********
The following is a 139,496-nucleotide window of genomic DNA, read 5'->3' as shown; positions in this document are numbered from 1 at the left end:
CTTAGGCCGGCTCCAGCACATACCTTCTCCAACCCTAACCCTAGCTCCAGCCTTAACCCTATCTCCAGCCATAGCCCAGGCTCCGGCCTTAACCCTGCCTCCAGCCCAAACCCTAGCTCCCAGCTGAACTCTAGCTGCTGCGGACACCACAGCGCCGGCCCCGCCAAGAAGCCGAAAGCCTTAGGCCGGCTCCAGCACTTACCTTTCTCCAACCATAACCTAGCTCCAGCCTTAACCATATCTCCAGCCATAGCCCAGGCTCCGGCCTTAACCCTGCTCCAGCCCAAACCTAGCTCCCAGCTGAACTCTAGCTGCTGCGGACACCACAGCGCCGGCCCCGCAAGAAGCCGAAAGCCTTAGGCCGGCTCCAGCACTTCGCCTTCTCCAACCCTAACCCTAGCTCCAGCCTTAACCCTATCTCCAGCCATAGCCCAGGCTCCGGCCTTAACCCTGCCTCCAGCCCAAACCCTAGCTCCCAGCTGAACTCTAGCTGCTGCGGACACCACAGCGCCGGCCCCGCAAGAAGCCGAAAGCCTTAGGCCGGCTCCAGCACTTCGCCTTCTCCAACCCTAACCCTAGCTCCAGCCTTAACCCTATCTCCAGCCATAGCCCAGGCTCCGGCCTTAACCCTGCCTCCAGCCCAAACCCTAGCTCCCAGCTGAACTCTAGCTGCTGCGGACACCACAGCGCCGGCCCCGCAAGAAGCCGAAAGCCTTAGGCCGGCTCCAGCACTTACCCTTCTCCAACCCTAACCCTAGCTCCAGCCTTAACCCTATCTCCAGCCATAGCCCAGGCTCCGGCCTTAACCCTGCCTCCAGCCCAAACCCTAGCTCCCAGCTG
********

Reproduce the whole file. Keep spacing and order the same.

The following is a 139,496-nucleotide window of genomic DNA, read 5'->3' as shown; positions in this document are numbered from 1 at the left end:
CTTAGGCCGGCTCCAGCACATACCTTCTCCAACCCTAACCCTAGCTCCAGCCTTAACCCTATCTCCAGCCATAGCCCAGGCTCCGGCCTTAACCCTGCCTCCAGCCCAAACCCTAGCTCCCAGCTGAACTCTAGCTGCTGCGGACACCACAGCGCCGGCCCCGCCAAGAAGCCGAAAGCCTTAGGCCGGCTCCAGCACTTACCTTTCTCCAACCATAACCTAGCTCCAGCCTTAACCATATCTCCAGCCATAGCCCAGGCTCCGGCCTTAACCCTGCTCCAGCCCAAACCTAGCTCCCAGCTGAACTCTAGCTGCTGCGGACACCACAGCGCCGGCCCCGCAAGAAGCCGAAAGCCTTAGGCCGGCTCCAGCACTTCGCCTTCTCCAACCCTAACCCTAGCTCCAGCCTTAACCCTATCTCCAGCCATAGCCCAGGCTCCGGCCTTAACCCTGCCTCCAGCCCAAACCCTAGCTCCCAGCTGAACTCTAGCTGCTGCGGACACCACAGCGCCGGCCCCGCAAGAAGCCGAAAGCCTTAGGCCGGCTCCAGCACTTCGCCTTCTCCAACCCTAACCCTAGCTCCAGCCTTAACCCTATCTCCAGCCATAGCCCAGGCTCCGGCCTTAACCCTGCCTCCAGCCCAAACCCTAGCTCCCAGCTGAACTCTAGCTGCTGCGGACACCACAGCGCCGGCCCCGCAAGAAGCCGAAAGCCTTAGGCCGGCTCCAGCACTTACCCTTCTCCAACCCTAACCCTAGCTCCAGCCTTAACCCTATCTCCAGCCATAGCCCAGGCTCCGGCCTTAACCCTGCCTCCAGCCCAAACCCTAGCTCCCAGCTG